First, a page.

Nigeria joins the rest of Africa every 21st October to commemorate the African Human Rights Day. This is a Day set aside by the regional body under the auspices of the African Commission on Human and Peoples Rights to reaffirm commitment to the principle of the dignity and equality of all human beings and to seek among other objectives the promotion, respect for Human and Peoples Rights and fundamental freedoms for all Africans without distinction as to race, sex, language or religion.
The Theme of this year's celebration, “Upholding the Human Rights of Refugees, Returnees and Internally Displaced Persons in Africa”, is apt given the devastating effects of insurgency in many parts of Africa which has created internal and external displacements
Recent studies indicate that internal displacement is as result of human made disasters, armed conflicts, ethno - religious- political conflict, but worsened by extreme poverty, lack of equal access to socio - economic resources, high unemployment rate, among able- bodied and frustrated youths as well as environment induced displacements like flood, erosion, earthquake etc. The issue of Refugees, Returnees and Internally Displaced Persons (IDPs) raises serious concerns all over the world. This occurs majorly as a result of armed conflicts, economic hardship often occasioned by corrupt and inept leadership, natural and human-induced disasters amongst oth
A key factor compounding the plight of displaced people in Africa is the weak or non - existent process of an enabling legislation to assist and protect the victims. The Kampala Convention for the protection and assistance of IDP'S in Africa came into force in December 2012 and remains the only major instrument of protecting the displaced Persons. There is need for the domestication of the Kampala Convention to take maximum benefit of the provisions for the protection of IDPs in Nigeria.
National and Regional responses to the plights of the displaced persons have generally remained abysmally low. A fundamental tenet underlying the Guiding Principle on Internally Displacement is that states have obligations to protect and assist displaced persons based on international laws in situation of armed conflict.
While a global estimate of Displaced persons in the last decade is put at 25 million, half of the population resides in Africa. According to the Internal Displacement Monitoring Centre (IDMC), at the end of 2018, some 41.3 million people were internally displaced due to armed conflict, generalized violence or human rights violations across the globe.
It is therefore imperative to note that Africa habours a big chunk of these global crisis owing to the incessant conflicts induced by religious intolerance, tribalism and inequitable distribution of available resources and other forms of discrimination.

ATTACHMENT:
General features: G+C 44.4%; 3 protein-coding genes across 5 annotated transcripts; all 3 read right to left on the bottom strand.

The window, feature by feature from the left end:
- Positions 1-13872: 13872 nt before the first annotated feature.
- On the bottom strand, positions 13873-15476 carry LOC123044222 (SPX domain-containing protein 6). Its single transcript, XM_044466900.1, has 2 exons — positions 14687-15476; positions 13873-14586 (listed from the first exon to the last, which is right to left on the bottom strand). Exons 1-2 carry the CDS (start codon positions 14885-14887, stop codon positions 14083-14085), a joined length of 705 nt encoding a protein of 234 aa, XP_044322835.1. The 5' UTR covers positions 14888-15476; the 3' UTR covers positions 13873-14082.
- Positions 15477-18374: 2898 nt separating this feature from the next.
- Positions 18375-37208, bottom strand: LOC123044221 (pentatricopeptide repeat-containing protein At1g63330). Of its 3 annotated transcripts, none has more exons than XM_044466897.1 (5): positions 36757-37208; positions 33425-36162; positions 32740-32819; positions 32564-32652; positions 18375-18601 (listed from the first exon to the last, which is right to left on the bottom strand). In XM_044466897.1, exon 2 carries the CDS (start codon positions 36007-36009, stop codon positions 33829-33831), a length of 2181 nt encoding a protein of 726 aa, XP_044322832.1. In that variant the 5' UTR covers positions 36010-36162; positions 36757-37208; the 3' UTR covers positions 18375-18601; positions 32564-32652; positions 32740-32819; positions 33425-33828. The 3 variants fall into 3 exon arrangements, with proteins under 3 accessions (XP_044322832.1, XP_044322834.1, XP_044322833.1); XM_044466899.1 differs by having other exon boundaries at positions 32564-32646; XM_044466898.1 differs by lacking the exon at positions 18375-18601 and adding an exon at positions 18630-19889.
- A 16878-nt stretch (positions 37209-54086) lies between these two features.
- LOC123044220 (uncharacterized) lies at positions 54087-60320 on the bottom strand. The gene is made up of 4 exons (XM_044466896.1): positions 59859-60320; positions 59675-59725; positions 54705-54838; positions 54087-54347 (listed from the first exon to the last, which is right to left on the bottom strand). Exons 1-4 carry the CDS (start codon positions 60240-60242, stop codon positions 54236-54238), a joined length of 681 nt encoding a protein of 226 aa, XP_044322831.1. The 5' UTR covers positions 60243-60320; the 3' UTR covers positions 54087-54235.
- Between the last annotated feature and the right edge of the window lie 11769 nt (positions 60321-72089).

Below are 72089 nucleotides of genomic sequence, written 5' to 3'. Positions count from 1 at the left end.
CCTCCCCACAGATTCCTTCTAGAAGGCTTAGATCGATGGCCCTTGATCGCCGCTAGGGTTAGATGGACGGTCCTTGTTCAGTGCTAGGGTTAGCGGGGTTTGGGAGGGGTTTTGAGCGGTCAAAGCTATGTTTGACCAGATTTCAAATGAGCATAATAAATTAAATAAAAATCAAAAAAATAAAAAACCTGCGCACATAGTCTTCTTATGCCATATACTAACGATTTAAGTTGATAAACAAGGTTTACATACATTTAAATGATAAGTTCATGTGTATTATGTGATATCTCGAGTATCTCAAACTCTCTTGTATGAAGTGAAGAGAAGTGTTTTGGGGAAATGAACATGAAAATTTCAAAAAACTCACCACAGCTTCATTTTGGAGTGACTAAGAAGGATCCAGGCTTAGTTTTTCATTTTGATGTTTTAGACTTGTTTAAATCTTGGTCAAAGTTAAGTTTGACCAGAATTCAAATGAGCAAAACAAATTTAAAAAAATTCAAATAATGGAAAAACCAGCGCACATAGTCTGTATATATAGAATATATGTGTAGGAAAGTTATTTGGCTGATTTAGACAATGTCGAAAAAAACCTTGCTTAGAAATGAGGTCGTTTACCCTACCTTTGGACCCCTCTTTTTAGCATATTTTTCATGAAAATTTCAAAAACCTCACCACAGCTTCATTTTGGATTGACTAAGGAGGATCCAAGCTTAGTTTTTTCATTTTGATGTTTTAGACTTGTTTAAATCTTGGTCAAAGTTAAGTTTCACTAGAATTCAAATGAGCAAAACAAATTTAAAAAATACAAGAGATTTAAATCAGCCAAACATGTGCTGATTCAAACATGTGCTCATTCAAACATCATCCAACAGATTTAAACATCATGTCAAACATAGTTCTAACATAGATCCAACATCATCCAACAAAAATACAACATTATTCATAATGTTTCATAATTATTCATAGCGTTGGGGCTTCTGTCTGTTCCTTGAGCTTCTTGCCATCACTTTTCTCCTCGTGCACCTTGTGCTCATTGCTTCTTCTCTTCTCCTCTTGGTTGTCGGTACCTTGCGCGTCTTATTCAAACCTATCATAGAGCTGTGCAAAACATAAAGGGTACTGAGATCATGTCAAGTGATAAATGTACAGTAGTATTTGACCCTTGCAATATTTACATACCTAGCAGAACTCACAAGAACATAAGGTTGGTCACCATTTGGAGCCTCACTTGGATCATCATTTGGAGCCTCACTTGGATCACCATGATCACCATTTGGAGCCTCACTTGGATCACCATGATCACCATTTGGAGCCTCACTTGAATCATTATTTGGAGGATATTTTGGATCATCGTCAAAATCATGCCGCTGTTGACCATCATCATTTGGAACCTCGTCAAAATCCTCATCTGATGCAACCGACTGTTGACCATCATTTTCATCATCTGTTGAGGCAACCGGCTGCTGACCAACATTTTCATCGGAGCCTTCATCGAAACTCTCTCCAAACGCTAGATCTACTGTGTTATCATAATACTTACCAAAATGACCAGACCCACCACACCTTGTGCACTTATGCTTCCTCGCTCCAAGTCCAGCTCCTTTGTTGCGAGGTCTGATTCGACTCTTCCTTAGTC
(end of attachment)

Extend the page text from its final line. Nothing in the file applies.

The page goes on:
The benchmark for human rights can hardly be met if deliberate actions are not taken by the authorities in line with the Kampala Convention and other related international instruments to redress the rights of people in dire need of protection.
In Nigeria alone there are over 2 million displaced people. In the first half of 2019 about 142,000 new displacements were recorded in the country. A total of 140,000 by conflict and 2,000 by disaster respectively. While some efforts are made by humanitarian and faith based organizations and government agencies to address some of the challenges of the displaced persons, their vulnerability tend to be in the increase as a result of continued hostilities.
Displaced Persons in Nigeria suffer from multiple challenges and abuse ranging from human rights violations such as discrimination, sexual violence and deprivation of means of livelihood. The loss of access to home, lands and livelihoods, personal documents, family members, social networks affect the displaced persons from enjoying the entire range of fundamental human rights. In most cases they depend on others for basic needs such as shelter, food and water. At the same time the absence and search for health care, education, employment, economic activities etc increases their vulnerability.
The Role of NHRC
The National Human Rights Commission of Nigeria (NHRC) has maintained strong and impactful presence in the North East addressing the humanitarian challenges occasioned by the Boko Haram conflicts in that region. In collaboration with the UNHCR the Commission deployed human rights monitors in the affected communities as well as IDP camps.
The NHRC is championing a policy on Protection of Civilians and Civilian Harm Mitigation in Conflict in Nigeria. So far the draft policy document is awaiting approval of the Federal Executive Council. The project which is aimed at safeguarding the security and welfare of Nigerian citizens in areas affected by conflict is in collaboration with Centre for Civilian in Conflict (CIVIC), an international organization working on protection sector.
The international community has made significant progress in providing assistance to protect refugees and IDP'S and to uphold the rights of the Internally Displaced Persons. However, it is the primary responsibility of the Federal and State Governments to provide protection and humanitarian assistance to Internally Displaced Persons and refugees within the Nigerian territory as provided by the UN guiding principle on Displacements. This may amongst several others entail improved budgetary allocations to humanitarian monitoring and protection, training and retraining of care givers and building the capacities of law enforcement agents to be able to carry out their duties in strict compliance with the law, devoid of further violations of the rights of Refugees, Returnees and IDPs.